Newly elected Wildrose Alliance Leader Danielle Smith speaks at a news conference on Monday. ((Jeff McIntosh/Canadian Press))

The newly elected leader of the Wildrose Alliance says she'll likely run in Calgary North Hill in the next Alberta election even though the riding has been held by the provincial Conservatives since 1971.

Danielle Smith, who lives in the riding, said on Monday morning that her priority is to get the party's policy platform completed and announced next month.

"The way we'll keep that momentum going is by unveiling a policy-making process that this province has never seen before," she said, pointing out the party's grassroots supporters will help craft its policies.

"Right on: sounds like direct democracy. You've got it," Smith told reporters.

Fresh off her victory at the party's leadership convention on Saturday, the businesswoman said she intends to visit every constituency in Alberta to spread her party's message.

Smith, 38, is a self-described fiscal conservative and social libertarian.

Alberta NDP MLA Rachel Notley challenged Smith on Monday to set an example of transparency by releasing a list of her campaign donors. 

'Let's just say congratulations and see what happens from there.' — Premier Ed Stelmach

Smith has said she can't divulge her backers because they might face retribution from the Tory government.

Notley said because Smith has supported cutting royalties paid by oil and gas companies, Albertans need to know if energy firms gave money to her $250,000 campaign. 

Smith takes the helm of the party as recent polls suggest its popularity is rising while support for Premier Ed Stelmach's Progressive Conservatives is plunging.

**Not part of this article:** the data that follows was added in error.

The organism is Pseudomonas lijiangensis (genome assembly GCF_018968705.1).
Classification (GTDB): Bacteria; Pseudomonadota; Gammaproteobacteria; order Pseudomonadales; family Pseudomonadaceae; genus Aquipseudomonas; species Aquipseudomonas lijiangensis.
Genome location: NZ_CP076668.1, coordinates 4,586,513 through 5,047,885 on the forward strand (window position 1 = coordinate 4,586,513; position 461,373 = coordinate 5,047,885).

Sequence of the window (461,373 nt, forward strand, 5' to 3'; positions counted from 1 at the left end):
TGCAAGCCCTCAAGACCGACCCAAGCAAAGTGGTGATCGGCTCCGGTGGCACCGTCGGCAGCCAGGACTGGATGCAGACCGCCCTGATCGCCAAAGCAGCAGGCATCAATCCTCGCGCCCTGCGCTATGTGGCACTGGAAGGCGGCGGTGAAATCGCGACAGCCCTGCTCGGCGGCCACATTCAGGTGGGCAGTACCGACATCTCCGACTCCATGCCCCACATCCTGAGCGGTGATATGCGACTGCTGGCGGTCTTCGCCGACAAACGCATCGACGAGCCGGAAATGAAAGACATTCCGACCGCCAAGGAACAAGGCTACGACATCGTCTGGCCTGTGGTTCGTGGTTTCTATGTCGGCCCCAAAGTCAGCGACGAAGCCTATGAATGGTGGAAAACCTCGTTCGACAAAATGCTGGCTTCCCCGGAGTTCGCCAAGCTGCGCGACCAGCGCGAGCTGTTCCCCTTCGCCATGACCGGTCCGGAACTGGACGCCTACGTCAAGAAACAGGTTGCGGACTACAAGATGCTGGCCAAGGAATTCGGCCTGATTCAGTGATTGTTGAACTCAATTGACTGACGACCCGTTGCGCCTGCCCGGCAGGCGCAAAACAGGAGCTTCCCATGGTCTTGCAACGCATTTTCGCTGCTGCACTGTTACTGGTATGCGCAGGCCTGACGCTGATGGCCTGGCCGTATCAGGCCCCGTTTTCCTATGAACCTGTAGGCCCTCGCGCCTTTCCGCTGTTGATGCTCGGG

Smith replaces interim leader Paul Hinman, who won a byelection in Calgary-Glenmore last month and is the Wildrose party's only MLA.

In that byelection, Stelmach's Tories, who had held the riding for 40 years, placed third behind the Alberta Liberal candidate.

Voters turning from Tories

"During the Glenmore byelection, we saw a major shift in voter intention. People shifted away from the Tory party, and they shifted towards the Wildrose Alliance," she said, pointing out the Wildrose Alliance's rosy prospects.

"You saw over the last number of weeks, the number of memberships that we sold in our party. We went from a party of a couple thousand members at the beginning of the year to 12,000 members and growing."

The premier said he didn't have much to say about the Wildrose Alliance because it has yet to release a platform, but was quick to point out the Tories won a strong mandate from voters just a year and a half ago.

"Welcome Danielle to public life, and you know it's a new party, but we're focused on our plan to get this province back into surpluses in three years. Let's just say congratulations and see what happens from there," said Stelmach on Monday.

Downplays rumours of PCs jumping ship

Smith downplayed rumours that some sitting Conservative MLAs could cross the floor to her party.

She said the Wildrose Alliance is focused on running a full slate of candidates in the next provincial election and prefers that politicians have the support of the local riding association before making any dramatic moves.

In 2008, the Alberta Alliance merged with the Wildrose Party to form the Wildrose Alliance. The founders of the new party hoped to capitalize on feelings that the governing Progressive Conservative Party has moved too far toward the centre.

The Tories currently hold 70 of 83 seats in the provincial legislature. The Opposition Alberta Liberals have nine, the NDP has two, and the Wildrose Alliance and an Independent each have one.

Calgary North Hill is currently held by rookie Tory MLA Kyle Fawcett.